Fonterra’s fencing rule a step in the right direction

I want to congratulate Fonterra for announcing that all waterways on Fonterra farms must be fenced within 18 months as condition of supply. This is a positive step in addressing our declining water quality.

Previously Fonterra farmers were encouraged to fence off their waterways as part of the voluntary Clean Streams Accord. But it’s great to see Fonterra acknowledging voluntary measures don’t work for everyone. Some people require rules with consequences for non-compliance to convince them to do the right thing.

Fencing cows out of streams improves water quality by limiting river bank erosion which leads to sediment getting into waterways. Sediment is bad for rivers because it clogs up the spaces in between rocks where fish and insects live, and introduces phosphorous into the rivers which can lead to toxic algae growth.

However, fencing does not address the problem of nitrogen seeping into groundwater. Nitrogen − along with phosphorous − causes the growth of algae and the loss of freshwater habitat.

In order to control the amount of nitrogen in the groundwater it’s necessary to control the amount of nitrogen-based fertiliser going on the land and also stocking intensities. The Green Party would do this with a National Environmental Standard for Intensive Agriculture, which is part of our plan to make our rivers and lakes clean enough to swim in again.

Clean rivers and lakes was a priority for the Green Party for the general election campaign, and it continues to be a priority as we seek to sign a Memorandum of Understanding with the Government.

While it is great that Fonterra has taken this positive step of mandatory fencing of waterways, we need a comprehensive plan that addresses other sources of pollution.

18 thoughts on “Fonterra’s fencing rule a step in the right direction

  1. [frog: Deleted. I am not about to let a thread start by someone Godwinning the first comment. Be warned, pmofnz.]

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  2. A pat on the back for Russel for being positive about this development.

    Continual negativity just polarises the situation and entrenches positions. Carrot and stick is always going to wrok better than stick.

    Good luck in getting some further advancements written into your MoU.

    Like or Dislike: Thumb up 3 Thumb down 3 (0)

  3. Good stuff.

    I noticed quite a few farms around Glenbrook and the lower Waikato river flats already have fences around the waterways plus many are planted with flaxes and other plants that no doubt soak up the runoff.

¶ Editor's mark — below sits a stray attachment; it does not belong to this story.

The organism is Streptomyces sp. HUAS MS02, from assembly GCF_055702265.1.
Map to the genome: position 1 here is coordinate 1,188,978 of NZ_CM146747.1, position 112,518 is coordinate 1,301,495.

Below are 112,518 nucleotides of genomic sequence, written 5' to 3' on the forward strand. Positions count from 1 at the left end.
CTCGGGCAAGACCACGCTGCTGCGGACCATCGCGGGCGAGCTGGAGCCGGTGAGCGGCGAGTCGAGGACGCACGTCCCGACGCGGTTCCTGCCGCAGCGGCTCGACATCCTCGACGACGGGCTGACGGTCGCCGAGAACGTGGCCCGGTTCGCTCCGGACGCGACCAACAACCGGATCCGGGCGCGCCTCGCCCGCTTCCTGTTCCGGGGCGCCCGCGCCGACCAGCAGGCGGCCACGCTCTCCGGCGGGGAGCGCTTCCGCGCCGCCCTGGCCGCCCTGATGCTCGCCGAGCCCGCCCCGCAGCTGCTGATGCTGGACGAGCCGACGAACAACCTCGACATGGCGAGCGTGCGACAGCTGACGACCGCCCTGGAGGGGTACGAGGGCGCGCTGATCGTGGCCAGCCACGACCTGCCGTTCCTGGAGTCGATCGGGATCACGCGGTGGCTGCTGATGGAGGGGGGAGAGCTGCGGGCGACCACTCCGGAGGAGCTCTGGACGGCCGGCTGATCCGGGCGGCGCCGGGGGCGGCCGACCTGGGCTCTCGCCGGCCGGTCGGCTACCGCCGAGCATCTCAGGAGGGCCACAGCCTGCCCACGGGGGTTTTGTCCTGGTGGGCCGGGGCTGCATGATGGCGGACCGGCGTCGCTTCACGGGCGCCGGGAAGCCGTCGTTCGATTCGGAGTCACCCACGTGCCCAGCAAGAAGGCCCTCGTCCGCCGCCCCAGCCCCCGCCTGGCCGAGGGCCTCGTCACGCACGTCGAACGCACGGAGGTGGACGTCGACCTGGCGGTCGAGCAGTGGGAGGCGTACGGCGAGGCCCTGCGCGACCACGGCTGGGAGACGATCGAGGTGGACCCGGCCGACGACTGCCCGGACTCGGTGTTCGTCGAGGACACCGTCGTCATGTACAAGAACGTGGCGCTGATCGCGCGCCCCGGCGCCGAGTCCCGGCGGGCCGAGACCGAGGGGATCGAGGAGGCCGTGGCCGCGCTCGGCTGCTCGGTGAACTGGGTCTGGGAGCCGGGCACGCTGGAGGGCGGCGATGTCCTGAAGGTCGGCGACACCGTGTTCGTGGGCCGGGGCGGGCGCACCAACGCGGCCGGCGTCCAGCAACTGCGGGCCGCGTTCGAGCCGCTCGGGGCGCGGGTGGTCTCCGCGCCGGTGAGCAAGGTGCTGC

Maybe a public works scheme to plant the fenced off waterways could be an initiative?

    Anybody who wants a day work hops on the work scheme bus at the local post office (or WINZ office), does a days organised planting and returns later that day to a wad of cash (tax paid of course).

    Like or Dislike: Thumb up 5 Thumb down 2 (+3)

  4. Instead of the polluting farmers being held to account, Gerrit thinks the taxpayer should pay for the improvement of privately owned farmlands by getting the unemployed to work for the dole. While the farmer’s pay on average less tax than a couple of elderly pensioners, the right wing want us to fund the improvement of farms.

    Shouldn’t it be the farmer’s who pay to fence and plant out their properties to ensure that waterways don’t become even more polluted? If the government and Regional Councils were doing their jobs, 90% of our lowland waterways wouldn’t be too polluted to swim in, we wouldn’t be expected to pay for mitigating the environmental damage farming has caused and we could truly claim to be 100% pure clean and green.

    Like or Dislike: Thumb up 3 Thumb down 9 (-6)

  5. Jeez, Todd look at what I said and not what you read into every post.

    I never said the unemployed should be forced to work for the dole. Only IF someone WANTS to work should they not be retained from taking up the offer?

    Heck it is not hard to modify (increase) the earning made before loosing the dole if on a work scheme.

    And did I say anything about subsidising the farmer?

    No, if a farmers wants to plant a conservation strip along a stream then he would be asked to buy the plants (naturally the government buying in bulk would get a pretty good discount) and contribute towards the cost of the labour.

    I guess you would rather have people, who want to work, sitting on their behinds while a farmers takes 10 years to plant a conservation strip.

    Notice that the deal with Fonterra is for fencing only. Those with vision can see further enhancement by planting flaxes, etc.

    Looks like ALL you see is left and right wing stuff instead of what is possible.

    Sad

    Like or Dislike: Thumb up 9 Thumb down 1 (+8)

  6. @Gerrit 4:26 PM

    Jackal, Gerrit nowhere suggested it should be work-for-dole. If he had, I would oppose it as you have. But if the people doing the work are paid a proper wage, I think it is a good idea.

    The degradation of our waterways is not entirely the fault of the dairy farmers. They have been encouraged by a deliberate policy of inadequate regulation by successive governments into the shoddy practices that pollute our waterways.